Wednesday, April 15, 2009

What's In Your Paper Tax Credit Scandal?

by Joshua Martin of Environmental Paper Network

Upset by the big taxpayer money giveaways of the financial and auto bailouts? Outraged by the AIG bonus scandal? Well wait until you hear about the billions of dollars in free money you are now handing out to paper companies if you are a US taxpayer, thanks to some tricky use of an obscure tax credit loophole.

Paper companies could each get hundreds of millions of dollars in cash payments from the Treasury this year by taking advantage of an alternative fuels tax credit that there consultants found on page 804 of the massive 2005 highway bill and devised a way to exploit. International Paper in March 2009 received a first payment of $71.6 million for one month of burning the fuel. The alternative fuels clause was intended primarily to increase the use of ethanol and other biofuels in cars and trucks.

Paper companies, in a scheme devised by consultants, are now being handed taxpayer cash for the long-standing practice of using a byproduct of the wood pulping process known as "black liquor" as a fuel to run their mills. They have not needed to alter or improve their existing business practices to qualify for the tax breaks. Burning the fuel known as "black liquor" dates to the 1930s, and paper companies have consumed nearly all of the byproduct since the 1990s. In order to carry out the scheme, paper companies have been now simply adding a small amount of diesel fuel to each gallon of black liquor in order to be a qualifying mixed fuel type and then applying with the IRS to be registered as an "alternative fuel mixer" and to claim the credit.

A recent Goldman Sachs report on the loophole and its exploitation, cited in a great article in The Nation, states that paper companies use of this tax credit is "the opposite of the what the lawmakers intended when creating it." That's because it actually results in an increase in the use of fossil fuel, thanks of the scheme's method of adding diesel fuel to the black liquor. Analyst reports from JP Morgan and Goldman Sachs anticipated Congressional outrage when the loophole and the massive payments are discovered, yet, to date clear Congressional action has not occurred. Various reports cited in the Washington Post and The Nation estimate that the loophole could result in $8-10 billion in payments to the 10 largest paper companies. An average size U.S. pulp mill can burn more than 175 million gallons of black liquor a year in its recovery boilers, which implies an annual tax credit of $90 million, according to a J.P. Morgan report cited by the Washington Post. (Also, according to the Washington Post, this past fall the Joint Committee on Taxation computed the cost of extending the tax credit for three months and projected it would cost a manageable $61 million. This was before the paper companies figured out how to exploit it.)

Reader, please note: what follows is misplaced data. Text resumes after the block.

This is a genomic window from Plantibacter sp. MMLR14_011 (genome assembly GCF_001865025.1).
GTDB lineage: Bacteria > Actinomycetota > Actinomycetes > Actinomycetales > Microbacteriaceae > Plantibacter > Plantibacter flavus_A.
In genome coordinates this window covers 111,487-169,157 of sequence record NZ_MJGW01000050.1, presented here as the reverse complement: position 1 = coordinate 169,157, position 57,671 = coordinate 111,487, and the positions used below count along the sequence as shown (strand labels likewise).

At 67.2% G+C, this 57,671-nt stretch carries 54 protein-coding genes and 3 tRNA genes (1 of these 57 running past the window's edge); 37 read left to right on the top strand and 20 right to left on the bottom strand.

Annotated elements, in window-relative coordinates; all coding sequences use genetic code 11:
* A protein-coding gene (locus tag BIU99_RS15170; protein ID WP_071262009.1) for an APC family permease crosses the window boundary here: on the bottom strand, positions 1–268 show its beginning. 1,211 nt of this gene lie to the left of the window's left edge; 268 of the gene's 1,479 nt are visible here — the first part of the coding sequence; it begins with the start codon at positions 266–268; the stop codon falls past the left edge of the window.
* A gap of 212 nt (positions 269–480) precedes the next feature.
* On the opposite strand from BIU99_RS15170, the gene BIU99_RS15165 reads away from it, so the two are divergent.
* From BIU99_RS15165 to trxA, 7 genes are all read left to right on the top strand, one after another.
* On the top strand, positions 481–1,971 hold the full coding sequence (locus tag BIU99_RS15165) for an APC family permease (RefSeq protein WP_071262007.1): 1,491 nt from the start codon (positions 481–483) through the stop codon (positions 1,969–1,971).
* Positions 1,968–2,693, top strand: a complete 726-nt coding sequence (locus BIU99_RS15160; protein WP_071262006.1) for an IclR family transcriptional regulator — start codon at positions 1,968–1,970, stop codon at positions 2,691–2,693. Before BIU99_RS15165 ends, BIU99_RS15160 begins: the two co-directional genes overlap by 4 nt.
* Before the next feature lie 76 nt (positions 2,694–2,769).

In addition to the insult and injury to taxpayers, the massive payments are also eliminating the functioning of the free market in the paper industry and creating a disproportionate advantage for certain types of producers. This is not only dangerous for the marketplace, but the losers include more environmentally responsible producers using more efficient grades of paper or recycled paper content. Such mills, which will be critical to developing a green jobs economy, are being put at severe disadvantage. In fact, these billions of dollars of payments are encouraging the overproduction of paper, suppressed prices, and additional emissions of greenhouse gases at some of the most polluting and least efficient mills in America, just to burn the fuel and claim the credit and collect the money.

Please call and voice your outrage to your Members of Congress via the Congressional Switchboard: (202)224-3121 and ask for your Senator and/or Representative.

Editors Note: This is the eighth installment in an 8 week "What's In Your Paper?" series on the Paper Planet focusing on specific sectors of the paper industry or paper from specific Endangered Forest regions.


Papyrus said...

To take action on this Dogwood has created an E-Action webpage you can use to easily email your Senator at:

Whelen said...

How about pressing the customers to boycott the mills that are 1) cheating on climate change initiatives and 2) robbing tax payers dollars? They understand customer needs way better than anything else!!